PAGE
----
Czech Government Triples Limit Allowed in Industrial Hemp
In a move that is further expected to shore up new calls for comprehensive cannabis reform at a European level, Czech President Miloš Zeman signed a law in the last week of September that allows industrial hemp grown in the country to have a THC level of 1.0 percent.
This exceeds the current limit set by the European Parliament last fall as a regional guide (up from 0.2 percent to 0.3 percent), but that change will not take effect at the EU level until 2023.
Regardless, such a change comes at a very interesting time for the entire cannabis, if not hemp, discussion across Europe. Other provisions in the new Czech law are also going to shake up the discussion when it comes to access to cannabinoid drugs. Licensed, private groups will be allowed to manufacture medical cannabis products.
This in turn will potentially affect not only the Czech Republic, but every country across the EU now in search of lower priced cannabis products (starting but not limited to flos and extract). Indeed, with this move, the CR may well position itself as the main competitor to North Macedonia in terms of pricing—and certainly whatever is on the way in Portugal. It will also create an alternative and much lower cost labour market than Denmark.
For countries starting with Poland, this may also be a boon to the entire discussion of access where patients just cannot access medicine they can afford.
It may also move the conversation in countries like Italy, which are also undergoing a new discussion about decriminalizing cannabis and other medical plants like psilocybin—and have already allowed home growing.
What Is Currently Legal in the Czech Republic?
Medical cannabis cultivation has been legal in the country since 2013, but only a few, larger-scale growers have so far been licensed. Czechs are also allowed to grow up to five plants at home—it is technically decriminalized even though it can be punished with a fine—but many are hoping that the Pirate Party, currently polling third in the run up to the country’s national election in October, will be able to not only win but, as promised, embrace a sea of change in the country’s cannabis policy.
Whether the Pirates win is one thing. Regardless of more changes in the country’s cannabis policy after the election, the Czech Republic is again taking a first stand on a major issue in the industry that is bound to stimulate if not encourage more reform elsewhere.
Given the renewed call for “recreational trials” that are beginning to sprout up around Europe (and will be given even more of a push by the recent German elections last weekend), it is also not out of the question to see a similar trial in the CR in the next couple of years.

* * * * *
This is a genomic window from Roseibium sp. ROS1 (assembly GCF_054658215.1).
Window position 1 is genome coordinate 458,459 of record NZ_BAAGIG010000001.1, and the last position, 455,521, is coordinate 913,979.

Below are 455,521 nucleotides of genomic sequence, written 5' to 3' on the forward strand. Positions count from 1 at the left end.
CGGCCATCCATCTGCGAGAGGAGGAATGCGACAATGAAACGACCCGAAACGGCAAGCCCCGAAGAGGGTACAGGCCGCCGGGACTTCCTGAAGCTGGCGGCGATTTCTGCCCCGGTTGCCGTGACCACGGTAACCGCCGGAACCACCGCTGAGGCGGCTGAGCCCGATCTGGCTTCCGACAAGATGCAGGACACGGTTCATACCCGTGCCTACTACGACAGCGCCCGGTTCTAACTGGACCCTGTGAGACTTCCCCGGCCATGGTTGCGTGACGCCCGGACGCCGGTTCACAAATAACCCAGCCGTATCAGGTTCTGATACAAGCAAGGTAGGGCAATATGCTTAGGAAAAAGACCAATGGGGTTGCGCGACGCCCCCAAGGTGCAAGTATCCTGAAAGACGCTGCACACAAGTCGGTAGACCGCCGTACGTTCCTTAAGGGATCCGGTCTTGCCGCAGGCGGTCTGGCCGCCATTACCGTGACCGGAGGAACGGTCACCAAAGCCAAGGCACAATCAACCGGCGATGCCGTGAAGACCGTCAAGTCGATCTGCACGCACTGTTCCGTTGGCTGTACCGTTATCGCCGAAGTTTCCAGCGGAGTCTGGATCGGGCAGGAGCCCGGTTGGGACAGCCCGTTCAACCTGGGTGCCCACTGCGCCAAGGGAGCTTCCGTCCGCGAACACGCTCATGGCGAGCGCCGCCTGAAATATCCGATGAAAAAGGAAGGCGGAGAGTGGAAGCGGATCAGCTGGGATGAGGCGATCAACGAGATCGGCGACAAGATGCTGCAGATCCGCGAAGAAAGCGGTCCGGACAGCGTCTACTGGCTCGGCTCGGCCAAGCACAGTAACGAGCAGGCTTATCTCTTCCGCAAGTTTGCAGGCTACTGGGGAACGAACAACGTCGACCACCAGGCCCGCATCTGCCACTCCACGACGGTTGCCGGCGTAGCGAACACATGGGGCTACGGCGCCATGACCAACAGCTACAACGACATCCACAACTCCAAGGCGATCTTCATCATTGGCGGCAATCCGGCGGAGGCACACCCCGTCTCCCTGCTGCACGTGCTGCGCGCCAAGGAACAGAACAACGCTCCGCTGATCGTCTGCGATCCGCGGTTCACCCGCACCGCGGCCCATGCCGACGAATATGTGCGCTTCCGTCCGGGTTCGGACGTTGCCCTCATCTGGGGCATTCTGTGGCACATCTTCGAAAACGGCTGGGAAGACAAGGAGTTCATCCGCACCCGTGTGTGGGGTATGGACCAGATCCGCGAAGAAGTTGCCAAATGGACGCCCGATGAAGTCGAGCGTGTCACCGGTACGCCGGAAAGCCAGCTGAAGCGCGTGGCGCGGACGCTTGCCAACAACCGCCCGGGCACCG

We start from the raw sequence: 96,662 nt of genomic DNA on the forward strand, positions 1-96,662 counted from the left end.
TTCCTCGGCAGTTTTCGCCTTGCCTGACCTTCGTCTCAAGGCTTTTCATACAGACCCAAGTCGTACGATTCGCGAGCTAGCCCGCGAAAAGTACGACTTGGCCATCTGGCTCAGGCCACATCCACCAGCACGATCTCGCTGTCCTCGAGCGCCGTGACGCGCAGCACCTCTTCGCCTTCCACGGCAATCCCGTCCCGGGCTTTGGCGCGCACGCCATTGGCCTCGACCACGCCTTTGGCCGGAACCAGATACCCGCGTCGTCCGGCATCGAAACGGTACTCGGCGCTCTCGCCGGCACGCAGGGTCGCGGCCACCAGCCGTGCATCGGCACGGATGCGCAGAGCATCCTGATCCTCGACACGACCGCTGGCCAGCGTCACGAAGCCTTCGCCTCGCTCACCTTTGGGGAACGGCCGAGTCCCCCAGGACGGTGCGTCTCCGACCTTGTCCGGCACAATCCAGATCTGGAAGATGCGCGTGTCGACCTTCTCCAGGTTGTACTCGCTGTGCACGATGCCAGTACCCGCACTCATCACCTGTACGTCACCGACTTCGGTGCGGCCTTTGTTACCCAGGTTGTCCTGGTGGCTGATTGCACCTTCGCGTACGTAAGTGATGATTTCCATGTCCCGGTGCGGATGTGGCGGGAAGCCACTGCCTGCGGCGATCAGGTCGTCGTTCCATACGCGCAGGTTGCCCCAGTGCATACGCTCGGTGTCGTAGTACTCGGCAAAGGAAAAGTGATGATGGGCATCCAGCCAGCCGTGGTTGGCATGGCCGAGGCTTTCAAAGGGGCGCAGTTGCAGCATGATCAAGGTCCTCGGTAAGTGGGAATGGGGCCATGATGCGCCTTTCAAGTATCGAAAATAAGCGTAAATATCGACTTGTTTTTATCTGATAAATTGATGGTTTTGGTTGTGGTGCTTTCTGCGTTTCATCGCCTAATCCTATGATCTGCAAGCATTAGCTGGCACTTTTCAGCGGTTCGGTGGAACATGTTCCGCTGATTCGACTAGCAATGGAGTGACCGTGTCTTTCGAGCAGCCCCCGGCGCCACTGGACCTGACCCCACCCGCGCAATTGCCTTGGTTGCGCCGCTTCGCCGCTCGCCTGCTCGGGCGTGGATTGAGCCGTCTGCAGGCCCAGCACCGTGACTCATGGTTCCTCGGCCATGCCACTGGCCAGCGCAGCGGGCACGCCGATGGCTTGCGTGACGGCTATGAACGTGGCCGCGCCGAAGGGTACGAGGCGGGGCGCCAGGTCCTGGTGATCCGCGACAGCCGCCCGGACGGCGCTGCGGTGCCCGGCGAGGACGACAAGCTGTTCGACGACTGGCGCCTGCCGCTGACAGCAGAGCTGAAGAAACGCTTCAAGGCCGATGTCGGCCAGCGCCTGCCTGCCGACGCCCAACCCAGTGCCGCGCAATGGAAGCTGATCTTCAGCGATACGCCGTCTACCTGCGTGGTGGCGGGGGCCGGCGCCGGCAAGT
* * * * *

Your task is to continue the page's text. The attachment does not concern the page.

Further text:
The Export Discussion
Currently, the medical cannabis produced in the country is for domestic consumption. This is a unique situation in Europe, since most of the cultivation underway post 2017 has been largely for export (and to Germany). As a result, within the country, medical cannabis does not have to meet a GMP certification, making it much less expensive to cultivate than in other parts of the EU.
The dispensation of medical cannabis has grown exponentially over the last several years. Last year, patients were given close to 70 kgs—a dramatic increase over 2019 where the official dispensation figures showed just 17 kgs were distributed.
The Czech GMP discussion is also one of the most intriguing in the EU. As it stands, unless the cannabis it cultivates domestically is GMP rated, farmers will not be able to export it to other European medical markets. However, there is likely to be a massive uptick in domestic production and medical consumption.
As a result of this, the CR may become one of the countries in the EU, like Portugal, where the entire “GMP vs GACP” discussion, and even for medical cannabis, is re-examined. This in turn, particularly set against a rising tide of calls for, at minimum, recreational trials in multiple countries, may confuse the issue even further rather than clarifying it.
So far, this certification has been the highest barrier companies have had to cross and face—starting with raising the financing to cultivate or extract at this level in the first place.
With an exclusively medical market in the region, nobody challenged the same—at least directly—although all the larger Canadian companies in the room have repeatedly stubbed their toes on this issue.
Now, with recreational trials also looming, the certification question that has seemed to be so uniform may also be challenged—albeit on a country-by-country basis.
Reform and of the most interesting, varied and potentially market moving kind, has absolutely landed in the EU, if not Europe, this summer—and the new developments in the Czech Republic will undoubtedly ripple far beyond the country’s borders as the discussion begins to broaden if not finally flower and bloom.
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